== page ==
AD: You can’t let anything be muddled and you have to make sure the actors know what the characters mean.
CT: They have to be articulate. You can’t be mealy mouthed in any way.
AD: That’s what I love about Jane Lynch on the show. She knows how to change her voice and she can give it that grand theatricality that a trained actor would have.
CT: Exactly right. It’s a skill, right?
CT: It’s a technique and it’s developed. You can’t just do it. It’s enunciation, and it’s something that actors are trained for. There are those actors who can just do it, though. Bailey De Young is amazing at it. Joel Johnstone is also great. They are from the pilot and they are from Los Angeles, so it’s not just New York people.
AD: Can I ask about certain additions to this season?
CT: Of course.
AD: Sterling K. Brown surprised me. Every time he interacts with Alex, it’s so funny. What was the key to casting Reggie?
CT: It’s a good story!
AD: Oh, yeah?
CT: We were at the Emmys, I think, two years ago. I’ve known him since he graduated from NYU, and he was my audition reader in 2005 for a Bertolt Brecht play, The Resistible Rise of Arturo Ui, that Al Pacino was in. John Goodman, Charles Durning, Billy Crudup. It was all these guys and Sterling was my reader, and he was with me the entire time, and we cast them in the play. Cut to much later, he did [ThePeoplevs.] OJSimpson and we were both at the Emmys but I was looking for him. When I found him, I hugged him and he told me that he loved Mrs. Maisel. I took him to find Amy and Dan, and I said, “Sterling, tell them what you just told me.”
AD: Aww! That’s so great.
CT: Amy and Dan wrote him in.
AD: Oh, wow. I didn’t know that. He can do anything. Throw anything at him, and he knocks it out of the park. Someone I was excited to see was Liza Weil as Carol.
CT: Isn’t that great?
AD: I love how Carol is the only person who can connect with Midge about personal things, and there is a coolness to that character, too.
CT: The Palladinos have a long relationship with Liza. I know her from her New York theater days—sorry, they all grew up in the theater. They worked with her on GilmoreGirls and Bunheads, so when they were focused on casting it, we just had to work out with the show they were already on. In Liza’s case it was How to Get Away with Murder. It was Amy and Dan who thought it was perfect, and I totally agree.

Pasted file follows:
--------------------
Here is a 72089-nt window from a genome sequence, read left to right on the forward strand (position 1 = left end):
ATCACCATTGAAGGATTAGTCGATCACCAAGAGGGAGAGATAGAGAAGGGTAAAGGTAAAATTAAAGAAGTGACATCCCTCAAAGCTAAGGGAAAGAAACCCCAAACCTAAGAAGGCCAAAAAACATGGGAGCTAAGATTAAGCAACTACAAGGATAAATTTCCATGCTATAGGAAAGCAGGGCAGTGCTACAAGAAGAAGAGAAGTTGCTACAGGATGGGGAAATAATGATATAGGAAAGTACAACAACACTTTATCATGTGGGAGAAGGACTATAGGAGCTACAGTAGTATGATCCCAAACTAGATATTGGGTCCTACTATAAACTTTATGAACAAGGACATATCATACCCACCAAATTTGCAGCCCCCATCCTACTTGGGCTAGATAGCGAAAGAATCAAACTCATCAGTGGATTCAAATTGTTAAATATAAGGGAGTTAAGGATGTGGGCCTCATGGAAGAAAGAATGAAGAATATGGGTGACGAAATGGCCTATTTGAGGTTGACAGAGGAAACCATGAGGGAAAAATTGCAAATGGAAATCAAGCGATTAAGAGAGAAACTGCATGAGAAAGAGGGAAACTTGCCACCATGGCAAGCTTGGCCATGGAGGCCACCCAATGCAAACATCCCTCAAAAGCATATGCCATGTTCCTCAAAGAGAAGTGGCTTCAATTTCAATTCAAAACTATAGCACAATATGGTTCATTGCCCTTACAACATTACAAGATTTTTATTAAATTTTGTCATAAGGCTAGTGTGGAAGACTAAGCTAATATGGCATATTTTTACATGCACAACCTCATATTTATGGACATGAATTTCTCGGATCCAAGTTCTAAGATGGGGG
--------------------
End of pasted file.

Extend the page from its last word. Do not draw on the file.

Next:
AD: She makes it look so easy.
CT: She’s so great.
AD: I wanted to talk about seeing something in actors when you cast them in a small part initially. With LeRoy [McClain], we only get a dabble of him in Season 2, and he has this beautifully sad arc this time around. How gratifying is it to see them flex those muscles so long after you’ve cast them?
CT: It’s so great. With LeRoy, and with all of these people for the most part, you do know them for a really long time. I’ve known LeRoy and Stephanie for a decade if not longer. Even though I’m older than them, I get to know these people and you’ve been in the room with them for ten years or eleven years. You find out about them. Knowing who they are as people and having a sense of who they are and the qualities they innately possess help you cast them and know there is another dimension that they already have. That always makes everything that they are in deeper if the role they are going in for is right with their skill set. It’s something else that they can bring to the character.
AD: His performance is so great because he’s so confident on stage but his private life isn’t that way. One of the things I like about his scenes with Rachel [Brosnahan] is that he doesn’t act that way around anyone else.
AD: Is there something that you wish actors knew about the casting process before they get into the room?
CT: I always say this—and actors never believe me—there are so many things out of your control that determines if you have the job or not. So many things that you couldn’t do better. Even if it was the best audition of your life and you do it so well. Acknowledge that you had a great audition and then walk away. Approach the audition as an opportunity to do work instead of getting a job.
AD: Oh that’s so interesting.
CT: Try to have an artistic moment with another artist—in this case a casting director. If you’re going to come into my office and you have an opportunity to do some work. You are going to get an adjustment. The thing is we want to cast the role as quickly as you want to book the role. It only behooves me to make adjustments so we can do it together.
The third season of The Marvelous Mrs. Maisel is streaming now on Amazon.